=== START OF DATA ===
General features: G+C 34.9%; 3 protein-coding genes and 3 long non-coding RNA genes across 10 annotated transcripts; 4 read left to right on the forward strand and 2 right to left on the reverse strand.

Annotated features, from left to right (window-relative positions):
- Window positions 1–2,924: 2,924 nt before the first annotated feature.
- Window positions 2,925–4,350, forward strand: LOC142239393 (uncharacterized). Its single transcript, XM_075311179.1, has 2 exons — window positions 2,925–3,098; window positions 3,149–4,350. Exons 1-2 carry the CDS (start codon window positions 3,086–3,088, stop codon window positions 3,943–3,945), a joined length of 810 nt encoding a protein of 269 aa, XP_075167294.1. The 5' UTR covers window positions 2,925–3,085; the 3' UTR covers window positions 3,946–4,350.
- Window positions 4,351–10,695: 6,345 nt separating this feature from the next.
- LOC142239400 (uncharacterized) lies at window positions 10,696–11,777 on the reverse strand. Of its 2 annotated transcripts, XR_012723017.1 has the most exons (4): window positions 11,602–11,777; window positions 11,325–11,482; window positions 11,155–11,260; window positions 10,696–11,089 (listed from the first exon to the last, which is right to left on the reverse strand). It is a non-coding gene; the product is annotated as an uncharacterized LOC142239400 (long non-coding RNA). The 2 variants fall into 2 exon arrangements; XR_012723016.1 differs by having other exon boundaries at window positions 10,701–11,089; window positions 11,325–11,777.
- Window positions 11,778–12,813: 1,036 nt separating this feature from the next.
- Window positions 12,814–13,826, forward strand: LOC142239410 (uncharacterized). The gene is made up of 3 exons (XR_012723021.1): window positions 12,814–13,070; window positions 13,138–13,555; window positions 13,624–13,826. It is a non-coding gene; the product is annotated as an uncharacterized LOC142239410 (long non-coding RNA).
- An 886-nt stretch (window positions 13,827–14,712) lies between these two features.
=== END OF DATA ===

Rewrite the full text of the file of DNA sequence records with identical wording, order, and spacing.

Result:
General features: G+C 34.9%; 3 protein-coding genes and 3 long non-coding RNA genes across 10 annotated transcripts; 4 read left to right on the forward strand and 2 right to left on the reverse strand.

Annotated features, from left to right (window-relative positions):
- Window positions 1–2,924: 2,924 nt before the first annotated feature.
- Window positions 2,925–4,350, forward strand: LOC142239393 (uncharacterized). Its single transcript, XM_075311179.1, has 2 exons — window positions 2,925–3,098; window positions 3,149–4,350. Exons 1-2 carry the CDS (start codon window positions 3,086–3,088, stop codon window positions 3,943–3,945), a joined length of 810 nt encoding a protein of 269 aa, XP_075167294.1. The 5' UTR covers window positions 2,925–3,085; the 3' UTR covers window positions 3,946–4,350.
- Window positions 4,351–10,695: 6,345 nt separating this feature from the next.
- LOC142239400 (uncharacterized) lies at window positions 10,696–11,777 on the reverse strand. Of its 2 annotated transcripts, XR_012723017.1 has the most exons (4): window positions 11,602–11,777; window positions 11,325–11,482; window positions 11,155–11,260; window positions 10,696–11,089 (listed from the first exon to the last, which is right to left on the reverse strand). It is a non-coding gene; the product is annotated as an uncharacterized LOC142239400 (long non-coding RNA). The 2 variants fall into 2 exon arrangements; XR_012723016.1 differs by having other exon boundaries at window positions 10,701–11,089; window positions 11,325–11,777.
- Window positions 11,778–12,813: 1,036 nt separating this feature from the next.
- Window positions 12,814–13,826, forward strand: LOC142239410 (uncharacterized). The gene is made up of 3 exons (XR_012723021.1): window positions 12,814–13,070; window positions 13,138–13,555; window positions 13,624–13,826. It is a non-coding gene; the product is annotated as an uncharacterized LOC142239410 (long non-coding RNA).
- An 886-nt stretch (window positions 13,827–14,712) lies between these two features.